Freud said that life is "sex and work." Most arguments and acts of violence tend to have their roots in sex or money. I suspect that I'm interested in the most bestial urges within us (the urge to conquer or to reproduce) as well as those things we have constructed ourselves to civilize ourselves (money, work, law and order). The tension between those two things have always fascinated me. My favorite book as a child was Gulliver's Travels, which deals explicitly with this.
CZ: The play has now gone from a regional UK theater to the Royal Court to the West End to Broadway and now to Hollywood, where Laura Ziskin's company (producer of Spider-Man) at Sony has won the much coveted film rights. Are you at work on the screenplay already? And how do you translate a very theatrical production larded with song and dance to the screen?
LP: I am working on the screenplay. My intention is that it should not become a dry biopic of the story simply because it is being translated to screen. You can see in the work of filmmakers such as Charlie Kaufman that films can support creative and fantastical forms. In fact, through close up and other techniques it is even easier to go "inside a character's head" and perceive events form their POV.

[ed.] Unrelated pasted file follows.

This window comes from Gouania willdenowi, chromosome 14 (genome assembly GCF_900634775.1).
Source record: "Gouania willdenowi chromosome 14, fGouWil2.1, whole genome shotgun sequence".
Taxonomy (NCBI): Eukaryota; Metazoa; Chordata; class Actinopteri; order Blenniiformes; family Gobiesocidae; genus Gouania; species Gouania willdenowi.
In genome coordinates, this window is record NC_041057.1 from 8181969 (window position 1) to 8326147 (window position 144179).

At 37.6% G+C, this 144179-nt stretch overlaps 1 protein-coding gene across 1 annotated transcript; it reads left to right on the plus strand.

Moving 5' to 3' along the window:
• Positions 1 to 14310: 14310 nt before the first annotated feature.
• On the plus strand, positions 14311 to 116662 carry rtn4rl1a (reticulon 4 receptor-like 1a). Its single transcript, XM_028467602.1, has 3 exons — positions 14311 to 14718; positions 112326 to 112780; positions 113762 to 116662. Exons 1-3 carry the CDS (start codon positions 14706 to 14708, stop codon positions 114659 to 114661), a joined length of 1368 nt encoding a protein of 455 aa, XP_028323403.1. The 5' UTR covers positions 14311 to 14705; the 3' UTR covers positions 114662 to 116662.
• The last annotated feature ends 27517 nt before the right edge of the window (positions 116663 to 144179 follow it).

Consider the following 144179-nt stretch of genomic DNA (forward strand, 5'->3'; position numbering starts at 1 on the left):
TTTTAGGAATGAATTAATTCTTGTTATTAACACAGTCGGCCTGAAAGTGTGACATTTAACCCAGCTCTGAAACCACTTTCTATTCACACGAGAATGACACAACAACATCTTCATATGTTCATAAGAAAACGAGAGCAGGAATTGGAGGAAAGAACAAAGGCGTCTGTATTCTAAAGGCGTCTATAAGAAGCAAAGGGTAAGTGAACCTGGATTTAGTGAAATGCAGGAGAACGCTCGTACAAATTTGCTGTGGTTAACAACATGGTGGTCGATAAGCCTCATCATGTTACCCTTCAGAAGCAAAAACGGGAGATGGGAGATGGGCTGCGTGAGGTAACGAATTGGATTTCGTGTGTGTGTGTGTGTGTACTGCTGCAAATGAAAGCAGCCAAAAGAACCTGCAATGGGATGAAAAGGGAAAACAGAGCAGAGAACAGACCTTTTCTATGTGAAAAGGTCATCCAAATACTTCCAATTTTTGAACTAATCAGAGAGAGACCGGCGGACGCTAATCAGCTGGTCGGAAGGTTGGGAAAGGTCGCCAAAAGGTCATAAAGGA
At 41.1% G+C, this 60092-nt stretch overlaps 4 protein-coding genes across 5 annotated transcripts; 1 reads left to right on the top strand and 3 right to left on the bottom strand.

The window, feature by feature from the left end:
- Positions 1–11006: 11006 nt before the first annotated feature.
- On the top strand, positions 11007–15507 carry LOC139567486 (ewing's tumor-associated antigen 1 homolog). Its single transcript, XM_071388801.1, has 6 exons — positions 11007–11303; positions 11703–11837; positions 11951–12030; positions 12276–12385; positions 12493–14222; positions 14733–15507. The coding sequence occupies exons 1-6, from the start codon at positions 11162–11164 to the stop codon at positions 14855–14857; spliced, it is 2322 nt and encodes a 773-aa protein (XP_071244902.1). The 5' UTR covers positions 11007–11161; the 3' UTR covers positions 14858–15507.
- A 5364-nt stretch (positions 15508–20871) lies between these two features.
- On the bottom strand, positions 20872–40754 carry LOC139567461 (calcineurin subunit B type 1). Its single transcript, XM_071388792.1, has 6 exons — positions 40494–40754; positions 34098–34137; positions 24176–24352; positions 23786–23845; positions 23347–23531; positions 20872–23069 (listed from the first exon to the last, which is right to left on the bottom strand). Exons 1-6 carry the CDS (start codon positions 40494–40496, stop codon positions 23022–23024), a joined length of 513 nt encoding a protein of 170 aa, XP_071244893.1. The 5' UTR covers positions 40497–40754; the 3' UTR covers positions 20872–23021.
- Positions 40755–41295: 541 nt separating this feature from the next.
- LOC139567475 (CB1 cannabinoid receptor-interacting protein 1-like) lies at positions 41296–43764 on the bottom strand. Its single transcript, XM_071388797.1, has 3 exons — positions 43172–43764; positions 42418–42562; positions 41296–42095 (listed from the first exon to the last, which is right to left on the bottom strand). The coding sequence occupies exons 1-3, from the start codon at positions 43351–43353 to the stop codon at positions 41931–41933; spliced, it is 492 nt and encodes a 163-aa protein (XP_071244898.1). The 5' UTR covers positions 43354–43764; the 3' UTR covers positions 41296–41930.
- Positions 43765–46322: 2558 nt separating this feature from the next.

CZ: You put very wise words into Jeff Skilling's mouth at the end of the play. In a speech about bubbles, he says, everything good was developed in a bubble, that you lose touch with reality, that "your eyes glaze over." Isn't a bubble by any other name just a way of saying you need a hothouse atmosphere, a disconnection with the outside world, for creativity to flourish? For example, even in the making of a play?
LP: There is little doubt that my experience as a writer means I do have some empathy for the world of bubbles. But whereas risk and creativity are important in the arts, they are not necessarily qualities to embrace systemically across business, upon which where many people's livelihoods are dependent.
The final speech of the play is a challenging one, in which the character of Skilling turns on the audience and suggests that all humanity is like him, that all progress is dependent on risk. It is not my view but the character's.
However, I feel passionately that the more comfortable perspective of 'a few bad apples' is not true either. It would be comfortable to end the play on the sentencing of the characters and leave the audience feeling that is done and dusted. But we can see from recent emerging stories about Lehmans and about Goldman Sachs, and even looking back at at financial bubbles through the ages, that there is something more prevalent going on. That there is something within humanity that needs to be guarded against, that pushes us towards boom and bust in which the powerless always suffer. And that many of us in the West play some part in that.
Follow Patricia Zohn on Twitter: www.twitter.com/CultureZohn